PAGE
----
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Electric Cars Is Ethical Motoring, But Are The Raw Materials Used Mined Ethically?

Electric cars, ethics, cobolt mining, dailycarblog.com

The days of uncertainty involving the usefulness of electric cars / vehicles for transportation are over. They are everywhere now and for good reason. Let’s start with the fact that electric vehicles are cheap in the long run and their operation is emission-free. Attributes like these are just some of the reasons that the demand for electric vehicles is rapidly increasing.

Raw materials

Electric cars use many rare materials, especially in their battery packs. Metals such Cobalt, lithium, and nickel are just a few. According to West Loop Mitsubishi of San Antonio, TX these metals are needed to make the lithium-ion batteries in the Outlander PHEV, among other cars.  The problem is that with demand increasing rapidly, some side effects have occurred in the battery supply chain. For example, many of these raw materials come from third world countries where labor is often unreasonably cheap. Let’s look at the supply chain of Cobalt.

Cobalt supply

Cobalt is a metal found in the Earth’s crust and is one of the critical raw materials to make lithium-ion batteries. Cobalt is mined all over the world, but much of the global supply comes from the Democratic Republic of Congo. According to UNICEF, some 240,000 people are involved in cobalt mining in Democratic Republic of Congo and wages may not be at the levels that they should. Thankfully, various groups are working to make sure working conditions and pay rise to acceptable levels.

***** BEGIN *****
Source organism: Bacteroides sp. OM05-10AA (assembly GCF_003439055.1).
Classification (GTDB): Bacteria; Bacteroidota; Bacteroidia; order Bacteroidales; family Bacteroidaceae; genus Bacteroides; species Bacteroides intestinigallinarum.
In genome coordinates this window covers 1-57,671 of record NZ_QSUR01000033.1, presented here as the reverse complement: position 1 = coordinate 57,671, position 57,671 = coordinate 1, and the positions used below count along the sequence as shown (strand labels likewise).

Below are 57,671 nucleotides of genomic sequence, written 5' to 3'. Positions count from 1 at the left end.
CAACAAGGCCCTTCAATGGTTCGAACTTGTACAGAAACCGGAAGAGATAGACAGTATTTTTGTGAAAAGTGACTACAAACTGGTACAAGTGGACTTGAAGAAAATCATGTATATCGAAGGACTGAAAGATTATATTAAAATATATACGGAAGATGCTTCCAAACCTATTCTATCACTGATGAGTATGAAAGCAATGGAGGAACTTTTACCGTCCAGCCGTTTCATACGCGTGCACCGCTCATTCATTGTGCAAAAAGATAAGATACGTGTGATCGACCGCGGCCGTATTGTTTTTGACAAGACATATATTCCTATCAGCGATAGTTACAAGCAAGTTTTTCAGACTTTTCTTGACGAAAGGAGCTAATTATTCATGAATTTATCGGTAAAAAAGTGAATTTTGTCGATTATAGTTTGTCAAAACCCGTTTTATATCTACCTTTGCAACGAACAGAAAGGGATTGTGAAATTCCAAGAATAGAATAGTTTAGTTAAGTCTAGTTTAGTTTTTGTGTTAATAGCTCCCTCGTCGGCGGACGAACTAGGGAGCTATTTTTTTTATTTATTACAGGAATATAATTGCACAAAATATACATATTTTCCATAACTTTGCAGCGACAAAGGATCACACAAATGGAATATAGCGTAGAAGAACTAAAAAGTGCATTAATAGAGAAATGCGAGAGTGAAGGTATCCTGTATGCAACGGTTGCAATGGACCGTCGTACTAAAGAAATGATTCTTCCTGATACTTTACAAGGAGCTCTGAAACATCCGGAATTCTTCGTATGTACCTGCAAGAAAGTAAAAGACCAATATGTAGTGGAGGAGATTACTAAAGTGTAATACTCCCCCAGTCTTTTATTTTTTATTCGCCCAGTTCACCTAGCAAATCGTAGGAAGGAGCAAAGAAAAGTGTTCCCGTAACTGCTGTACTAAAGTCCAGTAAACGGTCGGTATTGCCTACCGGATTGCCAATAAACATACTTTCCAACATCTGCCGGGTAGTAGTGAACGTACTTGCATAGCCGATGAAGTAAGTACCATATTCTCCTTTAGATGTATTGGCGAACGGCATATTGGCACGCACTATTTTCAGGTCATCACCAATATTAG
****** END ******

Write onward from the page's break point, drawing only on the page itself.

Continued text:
Making a difference

Since the demand for cobalt and other scarce metals is driven not only electric car manufacturers but many other electronics companies (specifically cell phone manufacturers), these companies should be held accountable for enforcing ethically-sourcing policies.  This is a top-down approach, and it has been shown to be very effective.

Oversight is involved

Thankfully, some companies are off to a good start. Let’s look at cobalt supply again. A few years ago, tech giants like Samsung and Sony combined forces and created the Responsible Cobalt Initiative (RPI). Members of the RPI have pledged to follow guidelines for the cobalt supply chain.

Other raw materials

In this article, we focused on just cobalt, but most of the other raw materials, in particular, the rare ones, are being overseen in a similar fashion. Thankfully, the days of exploitation and other practices are being addressed and being taken care of.

 

 

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